That being said, the events that led to the current situation in Ukraine can be traced back to any point in history, really. One event leads to another so long as we are bound by the chain of cause and effect. It all depends on the skill of the writer to connect the dots and construct a narrative, really. So, my decision to pin the start of the sequence of events that led to this conflict on the events that occurred during the Yushenko era is arbitrary— we could just as easily go back to Kuchma and Kravchuk or to the events all the way back to the Khmelnitsky uprising in the seventeenth century if we wanted to. My goal is not to lay the blame on one corrupt politician or gangster to whitewash the others— only to shed light on a part of the story that Western readers might not be aware of and to push back against simplistic explanations offered for the conflict by ideologists with their own personal agendas informing their framing of events in a certain way.
As a direct result of Yushenko’s ascent to the presidency, a new faction began to rise in Ukraine that had hitherto not exercised power on the national level. We will pick up the story with the Orange Revolution president making the historic decision to start legitimizing and integrating the Galician right-wing radicals (often labeled “neo-Nazis”) into his government, but the lore behind the Galician faction stretches back to the bedlam of the Russian Revolution and is certainly worth delving into another time.
Once Yushenko began injecting die-hard Galician faction members into the security apparatus of Ukraine, they quickly carved out a niche for themselves in the secret police (SBU) and began taking up key positions in the military and defense offices. Assassinations, intimidations and power-grabs became the order of the day (not that they ever really stopped). Yanukovitch, who retook office soon after, did nothing to undo what was initiated by his predecessor and continued funding this operation up to the day that he was chased out of the country by many of these very same people working against him in the security services and in the mob that had gathered in the Maidan Square beneath his presidential residence. Why did he do this? Well, after the controlled demolition of the USSR, the political class of literally every single FSU country adopted something that has been derisively dubbed in Russia as the “sitting on two stools” approach to foreign policy. Put simply: they try to play the West and Russia off each other to extract more concessions from Russia. This was indeed a lucrative grift while it lasted, but eventually the stools toppled over and the whole thing came crashing down. Relative to Yanukovich, Alexander Lukashenko, president of Belarus, got quite lucky. But that’s another story for another time.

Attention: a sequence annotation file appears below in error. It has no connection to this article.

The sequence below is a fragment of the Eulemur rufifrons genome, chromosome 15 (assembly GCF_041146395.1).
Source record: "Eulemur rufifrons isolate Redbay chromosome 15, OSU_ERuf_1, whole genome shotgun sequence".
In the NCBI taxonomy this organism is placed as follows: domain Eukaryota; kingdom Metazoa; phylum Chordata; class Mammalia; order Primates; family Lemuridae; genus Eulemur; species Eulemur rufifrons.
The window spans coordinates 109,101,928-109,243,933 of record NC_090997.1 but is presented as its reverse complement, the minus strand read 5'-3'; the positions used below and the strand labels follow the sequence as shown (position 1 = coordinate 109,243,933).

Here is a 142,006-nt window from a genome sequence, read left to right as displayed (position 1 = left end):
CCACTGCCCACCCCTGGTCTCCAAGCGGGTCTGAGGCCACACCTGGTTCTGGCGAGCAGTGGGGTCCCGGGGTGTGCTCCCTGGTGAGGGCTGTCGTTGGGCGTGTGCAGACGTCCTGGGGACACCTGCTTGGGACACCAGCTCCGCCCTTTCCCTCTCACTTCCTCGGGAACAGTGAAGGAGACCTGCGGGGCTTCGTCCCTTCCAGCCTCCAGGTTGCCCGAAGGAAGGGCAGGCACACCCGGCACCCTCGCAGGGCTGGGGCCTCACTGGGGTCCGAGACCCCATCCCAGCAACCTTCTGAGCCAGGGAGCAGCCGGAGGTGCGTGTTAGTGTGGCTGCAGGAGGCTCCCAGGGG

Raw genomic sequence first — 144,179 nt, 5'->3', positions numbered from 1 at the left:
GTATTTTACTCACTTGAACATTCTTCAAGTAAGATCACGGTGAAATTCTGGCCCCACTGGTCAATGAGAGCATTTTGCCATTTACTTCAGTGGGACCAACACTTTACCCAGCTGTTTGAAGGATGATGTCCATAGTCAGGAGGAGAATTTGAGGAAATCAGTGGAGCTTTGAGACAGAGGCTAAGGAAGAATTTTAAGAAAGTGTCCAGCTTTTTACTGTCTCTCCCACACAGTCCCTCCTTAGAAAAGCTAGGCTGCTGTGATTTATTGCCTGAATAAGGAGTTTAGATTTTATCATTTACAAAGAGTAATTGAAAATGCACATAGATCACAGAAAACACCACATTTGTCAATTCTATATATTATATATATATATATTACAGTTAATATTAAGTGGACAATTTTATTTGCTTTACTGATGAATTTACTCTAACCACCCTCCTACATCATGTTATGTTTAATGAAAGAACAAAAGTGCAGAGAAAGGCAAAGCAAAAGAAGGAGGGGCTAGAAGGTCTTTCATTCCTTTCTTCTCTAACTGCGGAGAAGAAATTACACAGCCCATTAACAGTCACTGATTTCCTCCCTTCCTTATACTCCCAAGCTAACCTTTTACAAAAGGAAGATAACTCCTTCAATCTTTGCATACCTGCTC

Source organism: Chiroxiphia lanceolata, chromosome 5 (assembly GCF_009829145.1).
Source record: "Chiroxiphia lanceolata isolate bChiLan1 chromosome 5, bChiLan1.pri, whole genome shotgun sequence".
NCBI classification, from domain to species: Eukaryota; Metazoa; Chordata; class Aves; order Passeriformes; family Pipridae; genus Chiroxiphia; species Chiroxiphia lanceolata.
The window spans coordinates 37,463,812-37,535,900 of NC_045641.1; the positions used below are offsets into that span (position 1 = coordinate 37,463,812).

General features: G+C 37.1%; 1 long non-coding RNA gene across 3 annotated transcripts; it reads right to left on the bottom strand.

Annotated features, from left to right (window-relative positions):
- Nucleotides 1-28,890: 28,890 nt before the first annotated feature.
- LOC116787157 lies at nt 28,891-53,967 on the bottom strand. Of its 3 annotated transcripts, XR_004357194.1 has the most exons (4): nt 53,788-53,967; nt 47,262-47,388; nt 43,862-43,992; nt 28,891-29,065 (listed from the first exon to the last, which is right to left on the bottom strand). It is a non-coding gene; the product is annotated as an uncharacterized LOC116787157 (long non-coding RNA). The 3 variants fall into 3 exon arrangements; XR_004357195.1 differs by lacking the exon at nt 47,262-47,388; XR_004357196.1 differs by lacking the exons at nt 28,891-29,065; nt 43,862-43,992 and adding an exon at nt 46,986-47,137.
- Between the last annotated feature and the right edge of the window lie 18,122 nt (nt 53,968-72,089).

Suffice it to say, in the FSU, the anti-Russian separatists/nationalists/Westernists have always enjoyed the secret support of even “pro-Russian” politicians and “pro-Russian” governments. This is because their job was to scare and intimidate the majority of voters, and shore up the power of the “moderate” government, which would prop up the radicals as scarecrows come election time. Now, I’m not a moral purist when it comes to politics by any means, and I can even appreciate a dastardly political stratagem pulled off by my enemies so long as it demonstrates acumen in the same way that a military man can appreciate and study a foreign army’s tactics while on campaign. But Yanukovitch was no Sun Tzu, and he ended up outfoxing himself. To be fair, perhaps he was too busy looting the country and settling old scores with his mafia rivals to notice the new pack of hyenas circling in on him. Regardless, after he was gone, the Galician faction got to finish their takeover of the entire security apparatus of Ukraine, helped along by the rebellion in Donbass and the annexation of Crimea, which gave them carte blanche to purge the ranks of unsympathetic officers, spooks and bureaucrats.